In which we begin SILENT ON THE MOOR

It’s week three of our bloggish retrospective of the books and next up is SILENT ON THE MOOR. Oh, this one was interesting to write, chickens! After learning LOADS about revising through working on SILENT IN THE SANCTUARY, I was able to pick this one apart and make some major fixes before I turned it in. For instance, the Allenby sisters were originally one character, Ailith. I read through the first draft when it was done and she just seemed fractured, as if too many people were inhabiting one body. And the obvious solution was to divide her–thus the creation of Hilda, a character that absolutely didn’t exist in the first draft. It’s rare for me to create someone entirely new after the first draft, but when I do it, it’s invariably because it was absolutely necessary. In this case, separating the two sisters allowed me to develop another subplot involving Hilda which I greatly enjoyed.

I also loved the chance to move out of the familiar settings of London and a manicured country estate to the wilds of Yorkshire. The landscape is incredibly dramatic, and to get a good feel for it, I went to the north of England. (My exact words to my husband were, “I need to smell a moor.” A month later we were there.) We stayed in Haworth, the home of the Brontes, in a small bed and breakfast directly across the road from their parsonage. We took the same path through the graveyard and up onto the moor that Emily Bronte took, and we walked for miles. It was spectacular and melancholy and–at that time of year–LOUD. I was amazed to find it so difficult to hold a conversation on a moor when the spring wind is high. I also discovered, rather by accident, a manor house that I used as the basis for Grimsgrave Hall–photos coming later this week!

But what I loved most was settling into my role as puppet master with my characters. I put some together, tore others apart, and I twisted the knife a little on unsuspecting readers. It was insanely enjoyable. If you’ve missed this one, here’s a little peek at what goes on between the covers:

In Grimsgrave Hall, enigmatic Nicholas Brisbane has inherited a ruined estate, replete with uncanny tenants and one unwanted houseguest: Lady Julia Grey

Despite his admonitions to stay away, Lady Julia arrives in Yorkshire to find Brisbane as remote and maddeningly attractive as ever. Cloistered together, they share the moldering house with the proud but impoverished remnants of an ancient family: the sort that keeps their bloodline pure and their secrets close. Lady Allenby and her daughters, dependent upon Brisbane and devastated by their fall in society, seem adrift on the moor winds, powerless to change their fortunes. But poison does not discriminate between classes….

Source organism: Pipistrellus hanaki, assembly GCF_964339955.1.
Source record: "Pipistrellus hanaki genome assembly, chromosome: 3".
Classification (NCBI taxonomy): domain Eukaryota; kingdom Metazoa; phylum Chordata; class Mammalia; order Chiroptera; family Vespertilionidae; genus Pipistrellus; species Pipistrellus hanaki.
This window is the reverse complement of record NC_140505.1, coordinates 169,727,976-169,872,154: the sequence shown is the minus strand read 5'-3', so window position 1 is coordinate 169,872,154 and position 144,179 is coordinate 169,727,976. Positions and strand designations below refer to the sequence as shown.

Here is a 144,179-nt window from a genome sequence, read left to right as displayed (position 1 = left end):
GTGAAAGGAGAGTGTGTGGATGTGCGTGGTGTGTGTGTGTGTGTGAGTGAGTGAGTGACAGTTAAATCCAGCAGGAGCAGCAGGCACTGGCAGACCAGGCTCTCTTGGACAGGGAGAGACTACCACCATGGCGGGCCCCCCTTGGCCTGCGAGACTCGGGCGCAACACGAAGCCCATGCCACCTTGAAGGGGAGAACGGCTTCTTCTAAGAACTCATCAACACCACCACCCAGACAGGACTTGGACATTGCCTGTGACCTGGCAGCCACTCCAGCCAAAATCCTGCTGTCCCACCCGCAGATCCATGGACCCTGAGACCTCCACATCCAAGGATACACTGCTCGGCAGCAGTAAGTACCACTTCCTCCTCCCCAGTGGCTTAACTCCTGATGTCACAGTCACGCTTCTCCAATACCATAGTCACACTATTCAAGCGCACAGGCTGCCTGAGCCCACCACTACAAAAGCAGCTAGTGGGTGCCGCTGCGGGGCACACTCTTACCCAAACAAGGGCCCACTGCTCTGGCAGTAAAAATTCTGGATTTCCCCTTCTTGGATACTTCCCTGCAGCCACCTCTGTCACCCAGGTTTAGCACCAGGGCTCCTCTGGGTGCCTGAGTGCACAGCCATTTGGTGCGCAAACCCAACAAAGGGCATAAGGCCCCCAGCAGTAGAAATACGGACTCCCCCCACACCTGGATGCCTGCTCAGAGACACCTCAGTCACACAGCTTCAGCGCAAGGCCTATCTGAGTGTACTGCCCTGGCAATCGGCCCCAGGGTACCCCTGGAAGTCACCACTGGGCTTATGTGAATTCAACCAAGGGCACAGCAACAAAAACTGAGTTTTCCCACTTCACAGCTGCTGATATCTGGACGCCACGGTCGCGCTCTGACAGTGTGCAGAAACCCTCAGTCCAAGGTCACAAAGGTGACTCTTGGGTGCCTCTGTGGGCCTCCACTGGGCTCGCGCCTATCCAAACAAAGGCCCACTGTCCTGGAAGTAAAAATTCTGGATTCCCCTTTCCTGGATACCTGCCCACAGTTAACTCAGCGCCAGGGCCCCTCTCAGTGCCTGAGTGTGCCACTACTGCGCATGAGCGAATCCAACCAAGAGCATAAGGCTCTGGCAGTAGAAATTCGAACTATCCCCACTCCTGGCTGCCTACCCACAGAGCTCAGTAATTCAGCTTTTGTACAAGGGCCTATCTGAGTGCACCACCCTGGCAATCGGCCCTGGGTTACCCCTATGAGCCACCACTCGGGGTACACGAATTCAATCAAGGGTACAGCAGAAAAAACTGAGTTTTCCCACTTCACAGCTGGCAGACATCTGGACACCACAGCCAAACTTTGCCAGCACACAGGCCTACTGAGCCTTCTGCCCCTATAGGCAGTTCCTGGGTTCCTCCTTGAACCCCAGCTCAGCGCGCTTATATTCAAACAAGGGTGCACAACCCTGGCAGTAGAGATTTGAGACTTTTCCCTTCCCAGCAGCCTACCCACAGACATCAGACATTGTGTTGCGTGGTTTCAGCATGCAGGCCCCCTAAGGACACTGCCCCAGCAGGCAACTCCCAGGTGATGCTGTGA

A mystery unfolds from the rotten heart of Grimsgrave, one Lady Julia may have to solve alone, as Brisbane appears inextricably tangled in its heinous twists and turns. But blood will out, and before spring touches the craggy northern landscape, Lady Julia will have uncovered a Gypsy witch, a dark rider and a long-buried legacy of malevolence and evil.

 This is also the first book to feature a trailer, courtesy of Two Rock Media.


9 thoughts on “In which we begin SILENT ON THE MOOR”

  1. ashlee guest says:

    This was one of my favorites in the series. And I’m visiting England next summer, one of the things on my “to do” list is to find a moor! Perhaps I should write down Haworth?

  2. Valerie Ward says:

    Oh boy now you tweaked me. I guess I’ll just have to go back for my third read of this book. I love them all. Enjoying this blog. Thanks.

  3. Brigitte Kiefer says:

    Deanna, I love your books and have to thank Susanna Kearsley for introducing them to me. Thanks so much for the back stories on your plot lines and characters. I’m currently re-reading the Lady Julia books and look forward to Midsummer Night once it’s released!

  4. Jaye says:

    I am gearing up to read the series again. I try to read/listen to them every year, because I always find something that sticks in my mind. I hope there will be another longer sequel soon.

  5. Ben Hunt says:

    In which we enjoyed Silent on the Moor, and reviewed it very favourably (UK cover apart)

    http://materialwitness.typepad.com/material_witness/2009/09/review-silent-on-the-moor-by-deanna-raybourn.html

  6. Krista Jones says:

    The smelling of violets scene in the beginning gets me every time!

  7. Bonnie Mintz says:

    I stayed at the Black Bull Inn in Haworth (is that where you stayed, Deanna?) and really enjoyed seeing the Bronte Parsonage, the moors and just the general atmosphere of Yorkshire. I could really get a feel of how it must have been to live in such a rural area and it made “Wuthering Heights” come alive to me! My window at the Black Bull faced the graveyard and loved it but I saw no ghosty images of Emily, Charlotte, Branwell or Anne! 🙁

  8. Kristin H says:

    It is very enjoyable to learn about your process. This book was so atmospheric, and now I know why. You weren’t guessing; you were there. I really admired Julia’s gumption in this book, and to see her growth.
    Thanks for sharing!

  9. Alice says:

    Love, love this one! You made the level of angst just perfect. Up to the very end, I really didn’t think they would get together!

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